Behind every great man, there’s a great woman – and nowhere is that more evident than in Doctor Who. Now, in celebration of International Women’s Day, four female companions (and four prolific female writers) are taking their turn in the spotlight. This is The Day She Saved The Doctor

First impressions count for a lot, so let’s get the obvious out of the way. That front cover is gorgeous! The Day She Saved The Doctor is a beautiful looking hardback book that demands to take pride of place on your shelf. The four starring companions – Sarah Jane, Rose, Clara and Bill – are all up front and centre, and it truly feels like a work of art you can hold in your hand. Straining to find the Doctor on there though? He’s actually been relegated to the back cover this time round, and if that’s not indicative of what to expect from this short story collection, then we don’t know what is. This is a book by women, about women, for everyone. But, while it’s definitely an important step forward for Time Ladies everywhere, does it manage to deliver on quality as much as it does equality?

The premise for The Day She Saved The Doctor is simple. It’s a compilation of four stories, each written by a well-known female writer, about a well-known female companion, set on a day that they save the Doctor. The choice of characters comes as no real surprise – Rose, Clara and Bill are among the most popular new Who companions, and Sarah Jane… well, she’s Sarah Jane! They’re each paired up with a different Doctor – Bill with Twelve, Clara with Eleven, Sarah Jane with Four… and, intriguingly, Rose with Nine. There’s nothing wrong with this at all – in fact, it’s quite a welcome change! – but the Tenth Doctor is certainly notable by his absence. Still, it’s a reminder that, on this occasion, things don’t  revolve around the Time Lord. The companions are the stars of the show, and for once, he’s there to facilitate their stories – not the other way around.

Something Old, Something New

What of those stories though? Things kick off with Sarah Jane and the Temple of Eyes by Jacqueline Rayner, set in the time of the Roman Empire. We won’t go spoiling anything here, but the plot centres around blindness and a female cult. If there’s one word to describe it though, it’s that it’s very ‘classic’ – partly in terms of the era, but also just how familiar the whole thing is. It’s a well-written tale, make no mistake about it. Just don’t go expecting this one to shock or amaze in any extraordinary way.

Things definitely pick up though in the second story, Rose and the Snow Window by Jenny T. Colgan. Jenny’s written a lot of Doctor Who over the years, and her pedigree certainly shines through here. This is a charming and inventive adventure that weaves together Russian aristocrats, romance, and time anomalies into a captivating fairy-tale. Jenny captures the tone and spirit of the Eccleston/Piper era perfectly, making this one of the strongest and most exciting entries to read through.

Modern Sensibilities

Next comes Clara and the Maze of Cui Palta, perhaps the most hyped-up story of the lot. It’s penned by Susan Calman (of Stricly Come Dancing fame) and it’s fair to say that it lives up to expectations. A word of warning though: if you haven’t watched any Eleven/Clara stories recently, their dynamic may initially catch you off guard. After a couple of years of her travelling with the Twelfth Doctor, we’re less accustomed with this jokier, flirtier Clara/Doctor relationship. However, Susan absolutely nails it and her comedy sensibilities bring the characters to life with an excitable fizz. This is a fun, light-hearted romp set in the middle of a mind-bending maze, and it’s every bit as enjoyable as it sounds.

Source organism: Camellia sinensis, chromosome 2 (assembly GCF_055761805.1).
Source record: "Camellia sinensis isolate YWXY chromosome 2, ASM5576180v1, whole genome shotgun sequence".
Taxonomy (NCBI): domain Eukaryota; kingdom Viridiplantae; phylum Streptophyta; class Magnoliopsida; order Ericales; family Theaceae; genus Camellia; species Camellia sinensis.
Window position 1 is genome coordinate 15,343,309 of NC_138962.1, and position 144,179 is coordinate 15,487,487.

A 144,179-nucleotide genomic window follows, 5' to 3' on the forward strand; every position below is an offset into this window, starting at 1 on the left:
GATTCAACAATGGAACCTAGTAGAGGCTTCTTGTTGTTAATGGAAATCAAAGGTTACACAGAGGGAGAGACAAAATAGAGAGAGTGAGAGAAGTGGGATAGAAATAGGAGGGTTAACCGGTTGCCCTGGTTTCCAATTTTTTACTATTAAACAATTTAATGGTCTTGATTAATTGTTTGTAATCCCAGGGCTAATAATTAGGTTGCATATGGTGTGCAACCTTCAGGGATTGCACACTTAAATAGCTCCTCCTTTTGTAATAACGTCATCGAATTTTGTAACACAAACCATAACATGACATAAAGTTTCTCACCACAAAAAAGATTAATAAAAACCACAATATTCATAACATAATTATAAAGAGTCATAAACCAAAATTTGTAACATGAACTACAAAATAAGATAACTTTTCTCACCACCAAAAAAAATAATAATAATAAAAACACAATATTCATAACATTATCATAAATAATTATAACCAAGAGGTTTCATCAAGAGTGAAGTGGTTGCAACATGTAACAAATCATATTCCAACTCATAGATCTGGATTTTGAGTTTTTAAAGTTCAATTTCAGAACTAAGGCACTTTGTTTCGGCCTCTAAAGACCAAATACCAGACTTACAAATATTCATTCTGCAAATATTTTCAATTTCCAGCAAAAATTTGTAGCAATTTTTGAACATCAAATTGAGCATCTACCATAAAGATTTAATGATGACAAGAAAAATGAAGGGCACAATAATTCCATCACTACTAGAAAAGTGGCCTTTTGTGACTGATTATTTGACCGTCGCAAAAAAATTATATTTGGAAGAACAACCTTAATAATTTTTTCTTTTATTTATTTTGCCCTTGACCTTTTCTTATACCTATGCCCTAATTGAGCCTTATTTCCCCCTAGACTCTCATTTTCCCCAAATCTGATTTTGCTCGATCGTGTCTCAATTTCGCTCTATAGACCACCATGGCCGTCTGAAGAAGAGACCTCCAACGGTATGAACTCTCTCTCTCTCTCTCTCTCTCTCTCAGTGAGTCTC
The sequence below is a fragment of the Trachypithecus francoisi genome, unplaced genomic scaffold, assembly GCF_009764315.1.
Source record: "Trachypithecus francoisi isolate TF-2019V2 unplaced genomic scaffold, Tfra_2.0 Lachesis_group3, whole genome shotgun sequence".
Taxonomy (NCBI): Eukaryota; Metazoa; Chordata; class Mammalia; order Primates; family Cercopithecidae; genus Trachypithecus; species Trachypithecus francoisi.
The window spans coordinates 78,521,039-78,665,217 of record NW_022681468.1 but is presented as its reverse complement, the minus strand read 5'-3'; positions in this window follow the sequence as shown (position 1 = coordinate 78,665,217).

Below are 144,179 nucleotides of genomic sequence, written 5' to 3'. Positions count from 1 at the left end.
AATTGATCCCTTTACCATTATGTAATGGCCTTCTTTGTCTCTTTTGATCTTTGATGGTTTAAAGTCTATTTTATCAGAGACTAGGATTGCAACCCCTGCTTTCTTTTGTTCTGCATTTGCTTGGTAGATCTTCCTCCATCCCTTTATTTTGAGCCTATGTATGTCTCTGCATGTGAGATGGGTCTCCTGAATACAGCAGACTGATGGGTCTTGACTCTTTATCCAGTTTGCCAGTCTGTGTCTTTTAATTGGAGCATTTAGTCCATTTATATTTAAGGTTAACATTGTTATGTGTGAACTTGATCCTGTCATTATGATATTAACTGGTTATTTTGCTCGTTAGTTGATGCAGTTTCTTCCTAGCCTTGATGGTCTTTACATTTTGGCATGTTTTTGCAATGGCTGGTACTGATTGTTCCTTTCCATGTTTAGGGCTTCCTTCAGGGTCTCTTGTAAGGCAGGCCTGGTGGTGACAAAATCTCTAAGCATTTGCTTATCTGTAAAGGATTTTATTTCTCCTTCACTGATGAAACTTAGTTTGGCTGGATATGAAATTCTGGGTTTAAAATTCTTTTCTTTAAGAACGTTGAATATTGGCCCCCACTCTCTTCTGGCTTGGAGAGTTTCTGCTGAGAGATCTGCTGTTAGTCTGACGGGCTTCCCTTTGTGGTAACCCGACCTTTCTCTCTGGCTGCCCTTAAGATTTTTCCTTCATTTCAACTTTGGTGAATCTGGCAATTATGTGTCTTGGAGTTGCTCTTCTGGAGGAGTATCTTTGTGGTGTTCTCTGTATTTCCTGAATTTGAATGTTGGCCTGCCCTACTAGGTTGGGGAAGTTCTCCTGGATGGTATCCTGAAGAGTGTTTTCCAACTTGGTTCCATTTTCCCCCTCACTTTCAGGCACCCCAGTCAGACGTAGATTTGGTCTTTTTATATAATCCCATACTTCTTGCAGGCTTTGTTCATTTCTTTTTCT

Last but not least is Bill and the Three Jackets by Dorothy Koomson. If you loved Bill Potts, then simply put, you’re going to love this. Bill’s got herself another date and she wants to look her best for the occasion. She goes to try on three jackets, but finds herself getting more than she first bargained for. Featuring fashion-conscious companions and sinister selfies, this is a very 21st Century story, and one that would fit right into the arc of Series 10. There’s even a couple of surprises for those who followed that season closely, including a character first mentioned in the opening of The Pilot

Wonder Women

If there’s one (and really, only one) criticism that can be aimed at The Day She Saved The Doctor, it’s that it could have dared to do even more. Four is a relatively small number of stories and, admittedly, it does begin to feel like slim pickings. When there are other Doctor Who collections out there offering far more content, it’s a shame to see a significant one like this come up short. It also puts a lot more unnecessary pressure on the stories that actually are here. They’re all great in their own right, but when considered as 25% of an entire book, they don’t always quite hit the mark.

In conclusion, while this may not be the most memorable short story collection there’s ever been, it’s still perhaps one of the most important. Doctor Who boasts a mighty pantheon of strong female characters, and they more than deserve their shining moment in the sun. With more companions, more writers, and more stories, this could turn into a really fantastic series – and we hope to see more female-led books like this sooner rather than later. For now though, The Day She Saved The Doctor remains an enticing (if somewhat thinly spread) first step towards the future…

The Day She Saved The Doctor is available now.


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